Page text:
We talk a lot about the goal of enterprise content strategy for pharma: to help speed up the process of making safe, effective medicines.

One part of achieving that goal is to get content through regulatory approval faster. To speed up review and approval, pharma content must be:

  • Easy to find, access, and understand
  • Accurate
  • Consistent
  • Complete
  • Compliant

This is why health authorities and pharma companies are working to define a new paradigm for content. The new paradigm is based on digital capabilities for information exchange rather than on traditional, paper-based publishing.

One of the digital capabilities being adopted is support for greater granularity in the content.

Granularity Is a Go for Submissions

The eCTD v4.0 standard – due to be released officially in the coming year – includes support for greater granularity in the dossier. Granularity means the smallest unit of content that can stand alone or be combined with other units of content to create a deliverable such as a Protocol or Clinical Study Report.

Greater granularity in the dossier means that instead of submitting a large PDF that locks data and content into a single document such as a Clinical Study Report, sponsors can submit a number of smaller PDFs that each focus on a particular subject area. Together, those PDFs contain all the information required for the CSR. They just group the information together in smaller “chunks.”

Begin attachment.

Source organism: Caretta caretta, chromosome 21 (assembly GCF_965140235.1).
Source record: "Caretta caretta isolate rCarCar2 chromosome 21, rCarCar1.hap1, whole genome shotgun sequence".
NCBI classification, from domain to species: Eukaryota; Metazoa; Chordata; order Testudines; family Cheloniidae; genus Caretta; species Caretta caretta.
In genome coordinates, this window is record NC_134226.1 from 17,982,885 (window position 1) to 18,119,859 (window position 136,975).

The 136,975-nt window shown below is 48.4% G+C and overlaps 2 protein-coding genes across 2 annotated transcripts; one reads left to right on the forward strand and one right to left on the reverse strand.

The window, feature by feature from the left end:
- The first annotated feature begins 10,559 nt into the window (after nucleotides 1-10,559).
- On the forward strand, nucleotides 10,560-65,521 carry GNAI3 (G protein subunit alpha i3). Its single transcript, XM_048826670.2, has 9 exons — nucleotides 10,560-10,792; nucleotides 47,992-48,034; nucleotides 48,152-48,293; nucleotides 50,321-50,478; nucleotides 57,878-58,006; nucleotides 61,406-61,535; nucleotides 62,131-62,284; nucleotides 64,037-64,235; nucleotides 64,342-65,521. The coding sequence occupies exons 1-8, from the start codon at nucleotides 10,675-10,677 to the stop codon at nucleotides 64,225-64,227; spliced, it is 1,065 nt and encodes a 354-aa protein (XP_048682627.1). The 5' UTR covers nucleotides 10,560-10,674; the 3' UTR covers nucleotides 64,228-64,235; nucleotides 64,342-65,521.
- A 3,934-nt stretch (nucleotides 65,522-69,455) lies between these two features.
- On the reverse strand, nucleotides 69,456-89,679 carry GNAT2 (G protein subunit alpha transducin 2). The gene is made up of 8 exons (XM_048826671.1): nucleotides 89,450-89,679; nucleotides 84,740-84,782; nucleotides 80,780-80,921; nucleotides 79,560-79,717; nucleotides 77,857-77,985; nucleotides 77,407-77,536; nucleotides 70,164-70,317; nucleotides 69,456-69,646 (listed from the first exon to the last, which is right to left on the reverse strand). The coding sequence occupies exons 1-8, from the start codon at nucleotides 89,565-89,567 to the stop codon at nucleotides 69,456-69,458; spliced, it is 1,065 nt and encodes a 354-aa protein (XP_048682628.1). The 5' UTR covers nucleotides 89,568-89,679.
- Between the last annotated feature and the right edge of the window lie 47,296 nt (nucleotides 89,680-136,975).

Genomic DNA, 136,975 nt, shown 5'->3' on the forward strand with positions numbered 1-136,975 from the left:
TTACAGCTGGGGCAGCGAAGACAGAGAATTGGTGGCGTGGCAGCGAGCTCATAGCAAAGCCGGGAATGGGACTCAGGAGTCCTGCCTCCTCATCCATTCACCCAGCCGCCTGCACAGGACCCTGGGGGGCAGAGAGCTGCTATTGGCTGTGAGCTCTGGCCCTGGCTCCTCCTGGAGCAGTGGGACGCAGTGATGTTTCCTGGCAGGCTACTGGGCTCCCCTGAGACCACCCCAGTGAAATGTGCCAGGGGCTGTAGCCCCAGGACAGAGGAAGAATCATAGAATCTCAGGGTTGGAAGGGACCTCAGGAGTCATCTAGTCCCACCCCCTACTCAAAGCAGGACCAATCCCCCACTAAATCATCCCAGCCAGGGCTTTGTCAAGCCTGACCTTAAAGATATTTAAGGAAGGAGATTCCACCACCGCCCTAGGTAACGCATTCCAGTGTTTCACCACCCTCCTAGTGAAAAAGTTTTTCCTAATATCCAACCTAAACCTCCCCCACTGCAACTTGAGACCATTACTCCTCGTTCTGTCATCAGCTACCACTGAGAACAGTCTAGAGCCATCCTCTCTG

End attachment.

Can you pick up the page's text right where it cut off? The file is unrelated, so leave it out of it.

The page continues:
For example, the CSR section of the dossier can include a PDF that provides required information about adverse events. The adverse events PDF is a subset of the full clinical study report. If the health authority requires a change to the adverse event information, the sponsor only has to update and resubmit that one file for review. The change does not require the entire CSR to be resubmitted, nor does it trigger a new review of the entire CSR.

The benefits of greater granularity in submission include:

  • Sponsors can update and resubmit just the file that needs it, without triggering a new review of an entire report
  • Regulators can easily match individual files to the appropriate reviewers, rather than routing an entire report to everyone, even if only specific sections need to be reviewed.

Content Reference Replaces Redundant Content

With greater granularity throughout the dossier, cross-references and links to other content become much more precise. This precision enables reviewers to find the information they need more quickly. It also reduces the time spent producing documents.

For example, the Protocol includes information about the study population. Traditionally, authors copy this information into a CSR and then edit the text. For every CSR, the study population information changes to some degree, as authors copy from the original Protocol or from other CSRs, and then edit the text again.

Authors and publishers must then determine how to cross-reference that information from other areas of the dossier. Which document contains the source of truth that should be referenced? How will one document provide a “deep link” to a level 5 section of the source document?